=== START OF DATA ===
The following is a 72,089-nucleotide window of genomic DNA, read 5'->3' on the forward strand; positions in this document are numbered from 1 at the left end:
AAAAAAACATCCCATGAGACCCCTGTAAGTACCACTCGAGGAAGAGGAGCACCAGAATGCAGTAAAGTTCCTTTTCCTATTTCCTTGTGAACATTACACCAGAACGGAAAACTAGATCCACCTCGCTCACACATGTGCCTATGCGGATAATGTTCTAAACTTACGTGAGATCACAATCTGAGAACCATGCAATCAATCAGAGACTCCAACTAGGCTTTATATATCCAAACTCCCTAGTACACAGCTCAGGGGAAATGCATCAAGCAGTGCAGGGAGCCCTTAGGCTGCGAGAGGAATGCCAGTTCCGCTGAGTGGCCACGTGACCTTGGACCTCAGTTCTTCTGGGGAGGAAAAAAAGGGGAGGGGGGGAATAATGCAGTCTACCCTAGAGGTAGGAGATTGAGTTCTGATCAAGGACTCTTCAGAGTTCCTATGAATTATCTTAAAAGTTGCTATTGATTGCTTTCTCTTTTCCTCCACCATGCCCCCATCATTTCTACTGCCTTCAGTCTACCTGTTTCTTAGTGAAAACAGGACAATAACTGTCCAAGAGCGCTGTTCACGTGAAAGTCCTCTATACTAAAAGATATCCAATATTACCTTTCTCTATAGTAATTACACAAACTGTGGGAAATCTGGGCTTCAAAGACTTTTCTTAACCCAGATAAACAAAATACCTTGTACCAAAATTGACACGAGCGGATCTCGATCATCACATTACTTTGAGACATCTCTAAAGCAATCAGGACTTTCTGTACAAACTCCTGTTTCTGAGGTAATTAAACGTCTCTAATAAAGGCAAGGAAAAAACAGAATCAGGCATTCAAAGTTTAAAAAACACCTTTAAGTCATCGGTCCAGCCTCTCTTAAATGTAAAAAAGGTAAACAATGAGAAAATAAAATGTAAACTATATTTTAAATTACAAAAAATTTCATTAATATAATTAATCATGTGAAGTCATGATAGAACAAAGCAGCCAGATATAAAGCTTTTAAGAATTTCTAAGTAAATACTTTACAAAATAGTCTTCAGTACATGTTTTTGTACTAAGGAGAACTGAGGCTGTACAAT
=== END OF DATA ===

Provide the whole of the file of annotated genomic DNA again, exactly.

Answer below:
The following is a 72,089-nucleotide window of genomic DNA, read 5'->3' on the forward strand; positions in this document are numbered from 1 at the left end:
AAAAAAACATCCCATGAGACCCCTGTAAGTACCACTCGAGGAAGAGGAGCACCAGAATGCAGTAAAGTTCCTTTTCCTATTTCCTTGTGAACATTACACCAGAACGGAAAACTAGATCCACCTCGCTCACACATGTGCCTATGCGGATAATGTTCTAAACTTACGTGAGATCACAATCTGAGAACCATGCAATCAATCAGAGACTCCAACTAGGCTTTATATATCCAAACTCCCTAGTACACAGCTCAGGGGAAATGCATCAAGCAGTGCAGGGAGCCCTTAGGCTGCGAGAGGAATGCCAGTTCCGCTGAGTGGCCACGTGACCTTGGACCTCAGTTCTTCTGGGGAGGAAAAAAAGGGGAGGGGGGGAATAATGCAGTCTACCCTAGAGGTAGGAGATTGAGTTCTGATCAAGGACTCTTCAGAGTTCCTATGAATTATCTTAAAAGTTGCTATTGATTGCTTTCTCTTTTCCTCCACCATGCCCCCATCATTTCTACTGCCTTCAGTCTACCTGTTTCTTAGTGAAAACAGGACAATAACTGTCCAAGAGCGCTGTTCACGTGAAAGTCCTCTATACTAAAAGATATCCAATATTACCTTTCTCTATAGTAATTACACAAACTGTGGGAAATCTGGGCTTCAAAGACTTTTCTTAACCCAGATAAACAAAATACCTTGTACCAAAATTGACACGAGCGGATCTCGATCATCACATTACTTTGAGACATCTCTAAAGCAATCAGGACTTTCTGTACAAACTCCTGTTTCTGAGGTAATTAAACGTCTCTAATAAAGGCAAGGAAAAAACAGAATCAGGCATTCAAAGTTTAAAAAACACCTTTAAGTCATCGGTCCAGCCTCTCTTAAATGTAAAAAAGGTAAACAATGAGAAAATAAAATGTAAACTATATTTTAAATTACAAAAAATTTCATTAATATAATTAATCATGTGAAGTCATGATAGAACAAAGCAGCCAGATATAAAGCTTTTAAGAATTTCTAAGTAAATACTTTACAAAATAGTCTTCAGTACATGTTTTTGTACTAAGGAGAACTGAGGCTGTACAAT